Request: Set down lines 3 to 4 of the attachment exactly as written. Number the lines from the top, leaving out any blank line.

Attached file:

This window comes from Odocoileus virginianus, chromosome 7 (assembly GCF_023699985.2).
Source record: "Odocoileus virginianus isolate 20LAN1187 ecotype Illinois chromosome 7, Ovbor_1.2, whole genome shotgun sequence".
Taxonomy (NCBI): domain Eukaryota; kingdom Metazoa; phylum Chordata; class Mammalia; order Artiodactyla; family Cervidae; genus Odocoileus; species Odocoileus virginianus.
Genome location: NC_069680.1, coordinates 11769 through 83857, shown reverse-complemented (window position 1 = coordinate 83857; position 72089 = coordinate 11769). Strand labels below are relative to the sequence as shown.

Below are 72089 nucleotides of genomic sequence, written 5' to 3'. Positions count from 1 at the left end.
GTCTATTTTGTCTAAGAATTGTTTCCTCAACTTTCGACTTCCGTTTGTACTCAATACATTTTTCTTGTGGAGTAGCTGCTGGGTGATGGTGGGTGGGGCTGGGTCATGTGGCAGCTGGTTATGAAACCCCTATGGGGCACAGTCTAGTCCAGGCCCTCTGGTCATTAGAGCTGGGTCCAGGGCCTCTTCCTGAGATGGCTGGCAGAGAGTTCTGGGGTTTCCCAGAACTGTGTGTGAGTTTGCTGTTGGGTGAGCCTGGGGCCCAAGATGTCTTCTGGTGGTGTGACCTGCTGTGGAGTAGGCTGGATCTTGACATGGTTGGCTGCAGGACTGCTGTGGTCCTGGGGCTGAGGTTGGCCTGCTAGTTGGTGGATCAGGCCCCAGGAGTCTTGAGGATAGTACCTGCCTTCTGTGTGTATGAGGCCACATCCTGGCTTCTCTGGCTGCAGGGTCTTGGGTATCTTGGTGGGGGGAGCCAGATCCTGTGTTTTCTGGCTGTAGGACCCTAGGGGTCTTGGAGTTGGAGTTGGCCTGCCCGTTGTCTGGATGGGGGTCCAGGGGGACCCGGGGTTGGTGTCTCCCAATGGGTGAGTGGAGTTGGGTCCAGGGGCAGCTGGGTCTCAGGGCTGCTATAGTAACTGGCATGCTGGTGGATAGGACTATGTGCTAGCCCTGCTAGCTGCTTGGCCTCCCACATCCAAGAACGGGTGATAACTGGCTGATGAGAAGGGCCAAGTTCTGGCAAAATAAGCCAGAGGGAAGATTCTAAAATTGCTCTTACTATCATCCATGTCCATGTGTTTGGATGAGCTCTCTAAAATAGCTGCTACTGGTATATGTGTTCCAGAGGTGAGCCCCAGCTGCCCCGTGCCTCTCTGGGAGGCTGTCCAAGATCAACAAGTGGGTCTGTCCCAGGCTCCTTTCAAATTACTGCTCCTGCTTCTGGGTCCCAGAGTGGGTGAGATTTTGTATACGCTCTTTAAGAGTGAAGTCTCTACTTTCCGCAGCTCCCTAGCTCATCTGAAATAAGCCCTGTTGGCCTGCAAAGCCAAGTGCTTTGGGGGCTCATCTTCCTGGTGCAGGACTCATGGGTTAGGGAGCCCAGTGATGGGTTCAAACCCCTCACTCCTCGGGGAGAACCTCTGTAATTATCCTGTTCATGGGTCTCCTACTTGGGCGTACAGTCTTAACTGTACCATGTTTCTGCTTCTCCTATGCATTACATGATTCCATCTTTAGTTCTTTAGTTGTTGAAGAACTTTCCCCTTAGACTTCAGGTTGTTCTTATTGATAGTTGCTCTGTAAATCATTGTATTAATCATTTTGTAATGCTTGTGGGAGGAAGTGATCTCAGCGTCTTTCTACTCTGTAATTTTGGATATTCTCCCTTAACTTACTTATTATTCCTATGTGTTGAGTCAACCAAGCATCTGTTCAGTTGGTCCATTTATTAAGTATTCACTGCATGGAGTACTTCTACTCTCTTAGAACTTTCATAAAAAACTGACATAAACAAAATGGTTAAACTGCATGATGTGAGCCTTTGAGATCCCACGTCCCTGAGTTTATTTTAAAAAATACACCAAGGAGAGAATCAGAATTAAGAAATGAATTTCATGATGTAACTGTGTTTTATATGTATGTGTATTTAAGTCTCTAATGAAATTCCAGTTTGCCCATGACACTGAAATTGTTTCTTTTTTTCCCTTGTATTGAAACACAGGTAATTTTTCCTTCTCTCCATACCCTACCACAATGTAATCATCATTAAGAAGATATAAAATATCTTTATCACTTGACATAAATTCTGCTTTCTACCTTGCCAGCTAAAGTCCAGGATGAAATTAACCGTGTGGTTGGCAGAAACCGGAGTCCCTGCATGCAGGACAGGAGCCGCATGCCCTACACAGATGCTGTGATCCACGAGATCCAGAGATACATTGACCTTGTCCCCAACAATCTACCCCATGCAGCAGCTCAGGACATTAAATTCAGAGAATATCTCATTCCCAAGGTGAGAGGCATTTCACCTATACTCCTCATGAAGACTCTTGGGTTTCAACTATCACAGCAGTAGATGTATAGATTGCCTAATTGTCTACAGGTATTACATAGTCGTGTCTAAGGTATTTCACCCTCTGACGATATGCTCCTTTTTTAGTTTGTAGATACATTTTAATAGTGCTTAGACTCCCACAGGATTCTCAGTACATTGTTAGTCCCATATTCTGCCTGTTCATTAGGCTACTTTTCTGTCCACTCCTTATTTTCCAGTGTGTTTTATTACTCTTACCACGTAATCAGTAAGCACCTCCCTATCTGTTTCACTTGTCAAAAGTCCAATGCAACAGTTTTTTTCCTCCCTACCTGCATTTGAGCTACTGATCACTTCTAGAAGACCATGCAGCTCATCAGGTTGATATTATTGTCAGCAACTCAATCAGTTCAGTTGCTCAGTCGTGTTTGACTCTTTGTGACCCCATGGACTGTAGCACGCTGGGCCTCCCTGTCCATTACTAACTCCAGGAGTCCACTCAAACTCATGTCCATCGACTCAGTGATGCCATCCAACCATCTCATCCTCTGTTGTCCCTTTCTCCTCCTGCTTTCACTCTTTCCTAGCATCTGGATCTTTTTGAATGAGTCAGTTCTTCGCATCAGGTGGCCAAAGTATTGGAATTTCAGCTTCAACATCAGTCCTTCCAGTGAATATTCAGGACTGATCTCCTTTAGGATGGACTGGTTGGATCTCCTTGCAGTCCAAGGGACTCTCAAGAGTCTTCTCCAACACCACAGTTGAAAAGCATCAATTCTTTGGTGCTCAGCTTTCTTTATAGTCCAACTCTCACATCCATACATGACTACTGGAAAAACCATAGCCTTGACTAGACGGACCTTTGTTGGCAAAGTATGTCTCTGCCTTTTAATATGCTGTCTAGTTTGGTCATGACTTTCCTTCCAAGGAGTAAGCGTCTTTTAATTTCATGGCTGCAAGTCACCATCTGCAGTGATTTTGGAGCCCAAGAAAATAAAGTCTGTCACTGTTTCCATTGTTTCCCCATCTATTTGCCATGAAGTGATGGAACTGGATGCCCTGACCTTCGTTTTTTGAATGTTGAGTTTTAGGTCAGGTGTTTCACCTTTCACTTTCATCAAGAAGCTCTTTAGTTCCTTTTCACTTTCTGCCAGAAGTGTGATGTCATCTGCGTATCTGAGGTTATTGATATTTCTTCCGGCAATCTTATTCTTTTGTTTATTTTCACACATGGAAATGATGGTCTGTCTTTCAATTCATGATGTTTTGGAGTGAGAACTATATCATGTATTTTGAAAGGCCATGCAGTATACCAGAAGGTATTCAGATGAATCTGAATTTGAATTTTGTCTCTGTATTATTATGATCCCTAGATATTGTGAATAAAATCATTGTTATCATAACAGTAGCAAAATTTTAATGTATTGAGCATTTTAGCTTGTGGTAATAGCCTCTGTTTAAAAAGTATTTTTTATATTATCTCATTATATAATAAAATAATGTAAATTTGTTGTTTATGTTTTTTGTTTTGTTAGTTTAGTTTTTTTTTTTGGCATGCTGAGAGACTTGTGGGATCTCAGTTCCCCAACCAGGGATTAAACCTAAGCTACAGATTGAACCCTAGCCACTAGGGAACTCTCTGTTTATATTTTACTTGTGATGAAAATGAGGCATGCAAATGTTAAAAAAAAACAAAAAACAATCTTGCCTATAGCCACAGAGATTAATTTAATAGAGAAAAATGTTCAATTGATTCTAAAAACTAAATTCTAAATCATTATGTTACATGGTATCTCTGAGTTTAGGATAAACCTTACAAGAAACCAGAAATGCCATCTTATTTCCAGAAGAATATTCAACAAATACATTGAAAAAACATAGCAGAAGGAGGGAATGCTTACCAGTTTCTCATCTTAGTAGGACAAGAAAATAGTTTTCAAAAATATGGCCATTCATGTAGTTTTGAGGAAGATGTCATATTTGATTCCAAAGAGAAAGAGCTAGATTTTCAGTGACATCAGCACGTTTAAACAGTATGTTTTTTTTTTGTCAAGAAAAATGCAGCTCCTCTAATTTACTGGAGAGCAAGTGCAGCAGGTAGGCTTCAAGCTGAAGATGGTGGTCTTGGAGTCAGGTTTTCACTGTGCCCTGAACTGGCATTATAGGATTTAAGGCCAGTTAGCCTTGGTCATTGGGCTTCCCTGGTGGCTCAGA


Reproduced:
Taxonomy (NCBI): domain Eukaryota; kingdom Metazoa; phylum Chordata; class Mammalia; order Artiodactyla; family Cervidae; genus Odocoileus; species Odocoileus virginianus.
Genome location: NC_069680.1, coordinates 11769 through 83857, shown reverse-complemented (window position 1 = coordinate 83857; position 72089 = coordinate 11769). Strand labels below are relative to the sequence as shown.